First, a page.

Minimally Invasive Hip Replacement

Minimally Invasive Hip Replacement

New types of prostheses:

Component design has undergone considerable change in recent years, especially for femoral components. Substantial progress has made hip replacement surgery far more reliable and less traumatic for the patient.

In particular, the most important improvements recently made to prosthesis design have been:

Large diameter femoral heads:

Improvements in manufacturing production and material processing today have made it possible to use large-sized femoral heads, which in some cases are very similar to the original femoral head. As well as providing a greater degree of movement, this solution has made the risk of prosthesis dislocation quite unlikely, preventing the loss of joint status and component separation.

 

Small-sized femoral prostheses:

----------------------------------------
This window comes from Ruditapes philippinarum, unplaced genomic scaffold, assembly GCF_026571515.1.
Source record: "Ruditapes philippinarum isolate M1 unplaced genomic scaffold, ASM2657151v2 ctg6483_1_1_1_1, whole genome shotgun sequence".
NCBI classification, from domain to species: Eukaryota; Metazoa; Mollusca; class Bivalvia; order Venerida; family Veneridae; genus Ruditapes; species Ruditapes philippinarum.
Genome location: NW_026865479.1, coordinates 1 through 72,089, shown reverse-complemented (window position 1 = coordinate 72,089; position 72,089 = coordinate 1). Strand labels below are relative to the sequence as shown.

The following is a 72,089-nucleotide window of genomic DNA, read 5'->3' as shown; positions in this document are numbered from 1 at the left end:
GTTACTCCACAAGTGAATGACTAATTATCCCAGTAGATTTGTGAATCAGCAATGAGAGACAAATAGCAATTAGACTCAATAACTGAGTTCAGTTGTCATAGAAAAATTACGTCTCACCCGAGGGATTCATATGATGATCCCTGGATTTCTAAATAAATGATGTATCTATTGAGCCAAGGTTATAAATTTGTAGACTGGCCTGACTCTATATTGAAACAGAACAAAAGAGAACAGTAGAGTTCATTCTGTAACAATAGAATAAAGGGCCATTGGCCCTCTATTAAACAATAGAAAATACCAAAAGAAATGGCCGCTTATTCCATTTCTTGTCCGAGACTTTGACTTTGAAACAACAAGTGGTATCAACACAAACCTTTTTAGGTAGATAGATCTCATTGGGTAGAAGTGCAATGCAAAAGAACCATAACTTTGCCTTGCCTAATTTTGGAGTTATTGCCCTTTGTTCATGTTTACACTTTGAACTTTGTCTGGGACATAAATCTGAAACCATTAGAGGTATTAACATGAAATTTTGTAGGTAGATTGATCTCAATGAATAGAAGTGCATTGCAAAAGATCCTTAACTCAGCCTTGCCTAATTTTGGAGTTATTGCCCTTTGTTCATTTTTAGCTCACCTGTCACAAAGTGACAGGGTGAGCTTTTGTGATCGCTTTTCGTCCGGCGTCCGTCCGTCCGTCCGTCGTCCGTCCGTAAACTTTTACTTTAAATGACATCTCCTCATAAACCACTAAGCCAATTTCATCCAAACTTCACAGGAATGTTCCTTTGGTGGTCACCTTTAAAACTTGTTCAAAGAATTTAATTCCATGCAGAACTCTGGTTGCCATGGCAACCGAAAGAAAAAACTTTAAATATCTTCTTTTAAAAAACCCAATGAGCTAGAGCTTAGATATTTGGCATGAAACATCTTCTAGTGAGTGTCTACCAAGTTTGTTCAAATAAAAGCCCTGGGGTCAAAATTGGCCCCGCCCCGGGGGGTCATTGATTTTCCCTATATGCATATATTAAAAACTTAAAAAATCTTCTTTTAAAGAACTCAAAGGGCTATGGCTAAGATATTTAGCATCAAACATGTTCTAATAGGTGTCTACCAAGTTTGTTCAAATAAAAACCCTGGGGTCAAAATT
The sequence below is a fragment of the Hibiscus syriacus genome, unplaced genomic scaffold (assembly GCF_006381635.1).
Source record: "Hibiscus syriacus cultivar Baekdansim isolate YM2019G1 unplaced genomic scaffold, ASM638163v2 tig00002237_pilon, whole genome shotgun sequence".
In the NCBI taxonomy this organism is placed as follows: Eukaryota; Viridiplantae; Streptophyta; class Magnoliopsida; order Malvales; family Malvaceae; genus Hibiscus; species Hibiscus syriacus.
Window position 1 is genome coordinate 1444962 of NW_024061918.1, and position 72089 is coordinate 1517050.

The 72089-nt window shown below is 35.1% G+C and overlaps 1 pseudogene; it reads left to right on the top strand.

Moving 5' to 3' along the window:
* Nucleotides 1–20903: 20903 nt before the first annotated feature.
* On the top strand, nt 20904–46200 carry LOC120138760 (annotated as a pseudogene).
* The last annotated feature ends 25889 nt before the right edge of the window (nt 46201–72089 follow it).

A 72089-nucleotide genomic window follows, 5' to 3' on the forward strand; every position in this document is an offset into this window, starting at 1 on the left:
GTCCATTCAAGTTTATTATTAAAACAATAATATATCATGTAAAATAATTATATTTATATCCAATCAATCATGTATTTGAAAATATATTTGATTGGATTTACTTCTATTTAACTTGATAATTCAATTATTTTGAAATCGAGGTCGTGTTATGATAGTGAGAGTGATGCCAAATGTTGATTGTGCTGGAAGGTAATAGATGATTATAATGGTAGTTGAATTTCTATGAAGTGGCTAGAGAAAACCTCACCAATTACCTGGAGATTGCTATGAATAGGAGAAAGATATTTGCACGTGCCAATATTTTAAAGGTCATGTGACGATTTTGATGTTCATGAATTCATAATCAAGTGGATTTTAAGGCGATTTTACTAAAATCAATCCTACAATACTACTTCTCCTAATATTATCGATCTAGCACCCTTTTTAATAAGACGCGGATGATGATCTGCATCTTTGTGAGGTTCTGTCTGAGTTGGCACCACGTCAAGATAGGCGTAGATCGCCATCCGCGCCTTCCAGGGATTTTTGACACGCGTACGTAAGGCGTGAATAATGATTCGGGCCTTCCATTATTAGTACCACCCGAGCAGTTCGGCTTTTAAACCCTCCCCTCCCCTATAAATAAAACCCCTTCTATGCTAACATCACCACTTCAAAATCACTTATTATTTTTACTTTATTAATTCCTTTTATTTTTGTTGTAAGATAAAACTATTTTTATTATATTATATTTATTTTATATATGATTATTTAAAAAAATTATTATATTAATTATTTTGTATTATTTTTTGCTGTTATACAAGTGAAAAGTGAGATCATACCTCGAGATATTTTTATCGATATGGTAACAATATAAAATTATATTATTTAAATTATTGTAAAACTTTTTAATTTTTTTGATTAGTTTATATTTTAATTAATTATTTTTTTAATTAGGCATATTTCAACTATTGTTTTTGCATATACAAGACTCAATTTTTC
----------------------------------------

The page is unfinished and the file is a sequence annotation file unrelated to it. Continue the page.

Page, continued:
Modern femoral stem design is characterised by the size that is far smaller in comparison to former models. The use of a small-sized femoral stem signifies less occupation of the femoral canal, permits less bone resection, and makes it much easier to perform any possible future interventions. Moreover, in certain cases it is even possible to preserve the femoral neck.

Minimally invasive surgical approaches: Improved instrument design and advances in surgical techniques, together with the use of smaller-sized implants wherever the anatomy of the patient’s bone quality permits, have made interventions a far less gruelling experience than in the past. The Second Orthopaedic Unit under the direction of Dr. Castellarin perform hip replacement implants using the anterior approach (AMIS technique) and minimally invasive direct lateral approach that allow the patient to start walking the day after the surgical intervention.